For those who may not be familiar with Doctor Who (are there actually people who don’t know something about this series?), the titular character travels the universe searching for adventure, bringing along (usually human) companions and saving the world(s) from threats. Oh, and he pilots (or rather negotiates with) his time machine, called the TARDIS – Time And Relative Dimensions In Space, and can regenerate (change his appearance) when he’s mortally wounded (which is a brilliant way to allow the character to be played by multiple actors, all of whom bring their own interpretation).

That’s a simplistic description, but one that (I hope) is not too confusing. No spoilers here, but ’twas a well crafted episode to conclude this version of the Doctor, referencing themes from episodes / series past. It’s going to be interesting to see who will be the next Doctor, and to see how / where the narrative will continue.

Anyway.

The art (and craft) of creating memorable central character(s) is an ongoing challenge in the midst of a fantastical, mysterious (alternate) universe. Things need to make sense (or at least explained with some sort of logic), and there has to be a level (or several) of emotional attachment / investment for its audience. The audience needs to care about the characters and the situations in which they find themselves, and develop (strong) opinions about them, or else, it won’t work.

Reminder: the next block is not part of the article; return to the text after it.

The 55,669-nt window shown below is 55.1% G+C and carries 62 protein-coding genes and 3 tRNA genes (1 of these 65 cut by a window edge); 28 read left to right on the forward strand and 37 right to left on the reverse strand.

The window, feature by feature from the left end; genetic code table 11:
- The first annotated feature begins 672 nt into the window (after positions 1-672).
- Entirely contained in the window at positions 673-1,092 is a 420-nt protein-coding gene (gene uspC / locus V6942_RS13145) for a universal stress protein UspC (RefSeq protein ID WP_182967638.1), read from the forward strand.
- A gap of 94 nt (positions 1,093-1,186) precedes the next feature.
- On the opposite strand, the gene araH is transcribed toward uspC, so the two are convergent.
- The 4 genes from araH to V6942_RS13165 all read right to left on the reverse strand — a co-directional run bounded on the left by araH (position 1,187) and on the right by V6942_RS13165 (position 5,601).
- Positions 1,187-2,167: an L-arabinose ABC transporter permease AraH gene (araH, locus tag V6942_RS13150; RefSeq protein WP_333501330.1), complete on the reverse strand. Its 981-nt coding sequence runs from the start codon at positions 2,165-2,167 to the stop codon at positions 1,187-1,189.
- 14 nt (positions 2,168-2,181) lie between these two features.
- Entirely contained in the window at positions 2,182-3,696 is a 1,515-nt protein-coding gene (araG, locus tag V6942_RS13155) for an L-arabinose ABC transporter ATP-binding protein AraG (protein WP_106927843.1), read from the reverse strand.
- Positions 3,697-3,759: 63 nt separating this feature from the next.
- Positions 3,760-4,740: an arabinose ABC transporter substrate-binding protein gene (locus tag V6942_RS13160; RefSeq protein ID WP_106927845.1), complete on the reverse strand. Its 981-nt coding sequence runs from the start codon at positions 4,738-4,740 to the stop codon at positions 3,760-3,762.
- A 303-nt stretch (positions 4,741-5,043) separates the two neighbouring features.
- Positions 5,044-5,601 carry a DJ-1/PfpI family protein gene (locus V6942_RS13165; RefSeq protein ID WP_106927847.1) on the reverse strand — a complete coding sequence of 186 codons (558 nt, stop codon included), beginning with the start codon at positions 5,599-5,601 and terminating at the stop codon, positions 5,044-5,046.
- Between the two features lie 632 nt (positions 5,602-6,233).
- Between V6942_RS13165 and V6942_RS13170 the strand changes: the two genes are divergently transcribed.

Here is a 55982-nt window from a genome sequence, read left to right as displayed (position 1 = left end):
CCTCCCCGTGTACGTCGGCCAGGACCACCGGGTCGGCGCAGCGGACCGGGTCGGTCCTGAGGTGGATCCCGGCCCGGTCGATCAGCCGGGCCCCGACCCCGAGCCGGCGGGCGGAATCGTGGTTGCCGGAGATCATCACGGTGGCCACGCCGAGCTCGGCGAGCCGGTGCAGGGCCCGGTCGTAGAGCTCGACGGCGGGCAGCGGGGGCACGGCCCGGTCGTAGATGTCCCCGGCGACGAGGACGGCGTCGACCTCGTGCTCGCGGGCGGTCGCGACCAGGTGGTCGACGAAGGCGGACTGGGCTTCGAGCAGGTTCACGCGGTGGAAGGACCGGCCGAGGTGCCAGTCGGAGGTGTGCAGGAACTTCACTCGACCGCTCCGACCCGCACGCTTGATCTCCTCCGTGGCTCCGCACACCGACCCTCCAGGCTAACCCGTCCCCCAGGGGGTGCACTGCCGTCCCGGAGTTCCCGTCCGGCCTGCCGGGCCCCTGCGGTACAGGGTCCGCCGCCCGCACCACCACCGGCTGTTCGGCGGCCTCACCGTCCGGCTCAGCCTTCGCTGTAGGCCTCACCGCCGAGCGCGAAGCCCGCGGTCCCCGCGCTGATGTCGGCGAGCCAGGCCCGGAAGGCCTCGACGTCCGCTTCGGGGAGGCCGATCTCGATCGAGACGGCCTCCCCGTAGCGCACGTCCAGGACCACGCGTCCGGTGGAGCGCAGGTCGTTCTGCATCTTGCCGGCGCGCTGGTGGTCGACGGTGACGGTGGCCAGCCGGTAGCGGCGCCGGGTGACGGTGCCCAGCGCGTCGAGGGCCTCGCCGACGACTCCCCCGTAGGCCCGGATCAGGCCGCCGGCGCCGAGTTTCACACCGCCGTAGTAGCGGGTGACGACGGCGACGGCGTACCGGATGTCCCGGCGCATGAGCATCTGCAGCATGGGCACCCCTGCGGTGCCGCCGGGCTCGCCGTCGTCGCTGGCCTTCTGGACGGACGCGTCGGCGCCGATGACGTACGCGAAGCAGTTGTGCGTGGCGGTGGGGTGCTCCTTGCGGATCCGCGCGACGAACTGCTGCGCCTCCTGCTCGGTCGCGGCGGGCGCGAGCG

There also should be levels of complexity with the overarching narrative flow, with plot twists, red herrings and foreshadowing thrown in to keep the audience guessing / theorizing. The degree of complexity is subjective, but (again) should remain in the realm of (relative) plausibility. The historical context (alternate or actual) is a starting point – establishing the rules and regulations before building up from the foundation with colorful flourishes and accents.